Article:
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College Prep Shouldn't Be College Madness

College Prep Shouldn’t Be College Madness

By Mir Kamin

There’s an article going around right now—which I am not going to link to, because my goal here isn’t to make fun of another writer, not really—about how to plan out your child’s trajectory towards an excellent college. The author is described as someone whose children were accepted to “competitive 4-year schools,” and is therefore assumed to be an expert on how to make it happen for your own children. (These articles come and go and are a natural part of the parenting news cycle, I know.)

Her timeline starts in 8th grade. Let me repeat that: Her timeline starts in 8th grade. First order of business? Make a cross-country trip to see as many different kinds of schools in as many areas as possible, the summer before beginning high school. This isn’t a terrible idea, but I don’t love her timing (I think it’s way too early), and I also don’t like the assumption that everyone has the time and the money to do such a thing, because they don’t.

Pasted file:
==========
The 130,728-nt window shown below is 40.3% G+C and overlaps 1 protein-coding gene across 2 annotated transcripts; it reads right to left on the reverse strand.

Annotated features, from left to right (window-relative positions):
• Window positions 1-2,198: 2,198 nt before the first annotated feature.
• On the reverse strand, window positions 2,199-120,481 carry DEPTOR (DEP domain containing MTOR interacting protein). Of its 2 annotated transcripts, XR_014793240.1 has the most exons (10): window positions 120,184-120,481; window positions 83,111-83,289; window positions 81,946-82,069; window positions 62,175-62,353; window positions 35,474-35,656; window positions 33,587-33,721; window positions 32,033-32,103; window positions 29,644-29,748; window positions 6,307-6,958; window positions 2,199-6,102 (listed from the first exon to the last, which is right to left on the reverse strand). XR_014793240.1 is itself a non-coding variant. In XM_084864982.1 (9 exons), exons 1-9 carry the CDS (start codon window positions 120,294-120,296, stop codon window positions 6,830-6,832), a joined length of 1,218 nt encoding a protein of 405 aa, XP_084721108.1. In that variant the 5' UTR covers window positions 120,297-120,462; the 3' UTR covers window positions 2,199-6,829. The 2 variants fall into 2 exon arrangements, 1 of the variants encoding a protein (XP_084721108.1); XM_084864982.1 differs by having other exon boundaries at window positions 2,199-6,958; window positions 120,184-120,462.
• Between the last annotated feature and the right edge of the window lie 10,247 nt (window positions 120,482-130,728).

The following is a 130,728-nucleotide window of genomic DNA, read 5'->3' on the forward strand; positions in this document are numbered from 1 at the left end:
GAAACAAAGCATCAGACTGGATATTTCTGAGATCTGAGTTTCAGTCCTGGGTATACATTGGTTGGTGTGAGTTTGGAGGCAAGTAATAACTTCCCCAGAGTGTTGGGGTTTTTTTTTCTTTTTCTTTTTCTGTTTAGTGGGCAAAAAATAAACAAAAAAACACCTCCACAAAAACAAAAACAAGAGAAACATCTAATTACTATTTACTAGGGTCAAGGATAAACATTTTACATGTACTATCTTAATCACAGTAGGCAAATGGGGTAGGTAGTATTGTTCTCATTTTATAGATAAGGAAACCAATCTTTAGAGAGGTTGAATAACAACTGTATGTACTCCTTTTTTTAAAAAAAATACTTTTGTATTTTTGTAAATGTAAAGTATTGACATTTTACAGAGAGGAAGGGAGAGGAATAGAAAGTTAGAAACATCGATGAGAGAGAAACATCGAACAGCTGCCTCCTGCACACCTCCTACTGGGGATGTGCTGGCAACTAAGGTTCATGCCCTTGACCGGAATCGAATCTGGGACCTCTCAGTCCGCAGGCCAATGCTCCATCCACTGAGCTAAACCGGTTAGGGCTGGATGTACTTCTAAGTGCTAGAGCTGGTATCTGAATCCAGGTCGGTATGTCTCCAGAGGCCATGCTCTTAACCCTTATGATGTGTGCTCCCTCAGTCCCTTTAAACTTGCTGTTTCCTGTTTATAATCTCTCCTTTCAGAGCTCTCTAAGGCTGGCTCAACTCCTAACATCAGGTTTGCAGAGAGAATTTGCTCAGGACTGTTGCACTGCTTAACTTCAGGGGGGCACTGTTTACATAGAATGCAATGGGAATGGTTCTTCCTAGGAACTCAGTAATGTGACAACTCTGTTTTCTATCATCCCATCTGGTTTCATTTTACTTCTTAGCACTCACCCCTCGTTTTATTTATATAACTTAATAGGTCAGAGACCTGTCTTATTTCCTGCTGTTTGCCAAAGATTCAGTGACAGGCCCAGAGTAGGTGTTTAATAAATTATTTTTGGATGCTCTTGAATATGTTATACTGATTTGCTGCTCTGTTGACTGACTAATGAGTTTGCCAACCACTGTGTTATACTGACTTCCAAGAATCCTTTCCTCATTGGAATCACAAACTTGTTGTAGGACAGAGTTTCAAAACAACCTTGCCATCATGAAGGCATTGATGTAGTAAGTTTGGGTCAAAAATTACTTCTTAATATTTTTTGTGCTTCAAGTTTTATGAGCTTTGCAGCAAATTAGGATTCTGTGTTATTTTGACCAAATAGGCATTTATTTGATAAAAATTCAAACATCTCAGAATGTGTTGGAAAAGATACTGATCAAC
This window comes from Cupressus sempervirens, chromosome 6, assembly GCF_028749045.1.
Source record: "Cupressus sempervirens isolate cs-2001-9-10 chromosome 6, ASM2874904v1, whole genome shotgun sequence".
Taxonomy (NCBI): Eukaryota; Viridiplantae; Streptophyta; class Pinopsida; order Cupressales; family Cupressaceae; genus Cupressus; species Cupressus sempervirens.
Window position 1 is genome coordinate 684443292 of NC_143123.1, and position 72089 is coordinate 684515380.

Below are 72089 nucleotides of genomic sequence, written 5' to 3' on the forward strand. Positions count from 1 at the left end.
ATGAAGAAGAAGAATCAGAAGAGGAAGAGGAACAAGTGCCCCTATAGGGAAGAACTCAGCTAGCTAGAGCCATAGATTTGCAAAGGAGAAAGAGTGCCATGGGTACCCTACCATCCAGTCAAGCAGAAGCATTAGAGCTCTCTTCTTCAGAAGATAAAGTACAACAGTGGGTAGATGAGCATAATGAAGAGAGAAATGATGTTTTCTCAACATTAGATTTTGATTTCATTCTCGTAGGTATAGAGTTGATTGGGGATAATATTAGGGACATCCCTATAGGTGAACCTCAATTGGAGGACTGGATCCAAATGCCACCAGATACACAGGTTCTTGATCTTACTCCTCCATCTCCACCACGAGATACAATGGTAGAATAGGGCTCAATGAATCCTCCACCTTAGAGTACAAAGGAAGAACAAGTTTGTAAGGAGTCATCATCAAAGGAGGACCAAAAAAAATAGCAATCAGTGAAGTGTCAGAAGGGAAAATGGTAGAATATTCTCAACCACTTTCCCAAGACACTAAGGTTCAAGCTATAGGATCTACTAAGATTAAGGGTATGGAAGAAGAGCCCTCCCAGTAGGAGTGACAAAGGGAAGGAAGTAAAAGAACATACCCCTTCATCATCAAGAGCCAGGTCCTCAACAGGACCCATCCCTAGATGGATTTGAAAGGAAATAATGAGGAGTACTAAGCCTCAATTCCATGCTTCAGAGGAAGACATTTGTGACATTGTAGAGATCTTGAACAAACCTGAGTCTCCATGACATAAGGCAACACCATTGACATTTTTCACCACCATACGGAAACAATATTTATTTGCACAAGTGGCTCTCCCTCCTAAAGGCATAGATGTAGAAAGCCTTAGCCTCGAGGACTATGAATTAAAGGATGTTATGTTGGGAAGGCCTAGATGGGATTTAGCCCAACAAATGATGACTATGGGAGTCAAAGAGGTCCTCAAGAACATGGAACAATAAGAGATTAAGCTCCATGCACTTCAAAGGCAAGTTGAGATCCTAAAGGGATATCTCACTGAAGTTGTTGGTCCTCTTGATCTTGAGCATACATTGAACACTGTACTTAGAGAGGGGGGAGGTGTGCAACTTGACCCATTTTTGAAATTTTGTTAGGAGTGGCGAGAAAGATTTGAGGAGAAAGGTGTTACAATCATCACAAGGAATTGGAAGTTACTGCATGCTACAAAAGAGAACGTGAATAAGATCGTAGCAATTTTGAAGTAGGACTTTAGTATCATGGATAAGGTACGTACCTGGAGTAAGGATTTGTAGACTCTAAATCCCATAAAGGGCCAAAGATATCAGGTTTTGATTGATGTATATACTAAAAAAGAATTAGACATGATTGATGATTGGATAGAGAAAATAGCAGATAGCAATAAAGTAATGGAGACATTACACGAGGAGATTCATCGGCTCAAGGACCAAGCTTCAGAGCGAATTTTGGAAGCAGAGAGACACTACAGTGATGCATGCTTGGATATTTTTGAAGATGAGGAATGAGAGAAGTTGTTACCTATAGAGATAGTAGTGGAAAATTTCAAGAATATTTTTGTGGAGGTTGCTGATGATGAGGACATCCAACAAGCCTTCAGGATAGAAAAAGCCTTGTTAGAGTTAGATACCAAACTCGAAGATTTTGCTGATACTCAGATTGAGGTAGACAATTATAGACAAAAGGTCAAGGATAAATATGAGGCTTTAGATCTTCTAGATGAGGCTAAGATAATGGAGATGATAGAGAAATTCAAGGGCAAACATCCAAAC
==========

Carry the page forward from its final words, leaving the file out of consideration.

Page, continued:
Before going any further, I will admit that I am 100% biased here by various factors, some of which I think may be universal (my son was 12 when he finished 8th grade, at which time I’m pretty sure his future career goals included “becoming a Pokemon trainer”), and others which are highly specific and less so (my daughter finished 8th grade in failing health and promptly went into the hospital for four months). College was the last thing on my family’s mind in 8th grade.